A new report from the Pew Research Center last week found that many experts are worried about the future of the Internet.
The center surveyed more than 1,400 Internet experts, many of whom expressed concerns about the digital future given factors from countries like Egypt, China and others limiting access to commercial pressure potentially limiting public access to the Web.
Less than half (35 percent) of the respondents said there would be "significant changes for the worse" for Internet accessibility by 2025, but the 65 percent who said they didn't think things would get worse often qualified that response in their explanations, the report cited.
"Some who answered 'no' wrote in their elaboration on the question that their answer was their 'hope' and not necessarily their prediction," the report elaborated.
It's likely many of the experts were taking this summer's heated net-neutrality debate into consideration when making their predictions. Back in May, the Federal Communications Commission approved to open net-neutrality rules for public comment.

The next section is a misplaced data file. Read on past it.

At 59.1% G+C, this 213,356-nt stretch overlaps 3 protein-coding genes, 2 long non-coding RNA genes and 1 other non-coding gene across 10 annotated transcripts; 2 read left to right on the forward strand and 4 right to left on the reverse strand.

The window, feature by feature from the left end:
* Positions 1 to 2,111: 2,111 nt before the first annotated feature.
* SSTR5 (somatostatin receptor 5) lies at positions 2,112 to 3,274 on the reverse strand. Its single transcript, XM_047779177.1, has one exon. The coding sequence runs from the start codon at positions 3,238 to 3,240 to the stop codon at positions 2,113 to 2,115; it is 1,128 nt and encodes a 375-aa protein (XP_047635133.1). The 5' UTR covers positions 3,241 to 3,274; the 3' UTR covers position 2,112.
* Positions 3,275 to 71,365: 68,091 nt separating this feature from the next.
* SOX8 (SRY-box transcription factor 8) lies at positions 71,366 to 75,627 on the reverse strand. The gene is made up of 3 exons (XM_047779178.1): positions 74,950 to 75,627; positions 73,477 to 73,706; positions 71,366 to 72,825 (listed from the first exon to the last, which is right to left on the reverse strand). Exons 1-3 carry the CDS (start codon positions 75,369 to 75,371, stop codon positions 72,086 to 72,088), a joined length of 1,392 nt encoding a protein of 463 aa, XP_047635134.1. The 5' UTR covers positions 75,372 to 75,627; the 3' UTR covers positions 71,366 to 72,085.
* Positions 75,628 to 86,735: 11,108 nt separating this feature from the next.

Unless the FCC eventually decides to reclassify Internet service providers and define new rules under its own auspices, telecommunications companies like Comcast or AT&T could charge services like YouTube, Netflix or other websites a premium for better bandwidth.
Opponents like Forbes' Steven Salzberg say not reclassifying would give providers far too much power, while others like Vox's Timothy B. Lee point out that reclassification would lead to innumerable lawsuits, political backlash and discourage fiscal growth.1 comment on this story
While the comment period over broadband companies continues, experts are now questioning whether big online businesses like Google or Amazon could also threaten Internet neutrality, as Forbes' Naomi Shavin reported last week. Covering a panel on net accessibility at the University of Navarra Business School, Shavin said experts debated how these "behemoths" decide what's relevant on the Web through sponsored search results.
"Is the Internet, with net neutrality, like water and electricity and gasoline, where you pay for the amount that you use, without the price being determined by the object you use it for? Or is the Internet, with net neutrality, like the printing press, where those who own the presses can accept or reject content and therefore need to be governed by special laws to enforce freedom of expression and access to information?" Shavin wrote. "Ideally, it would be both."
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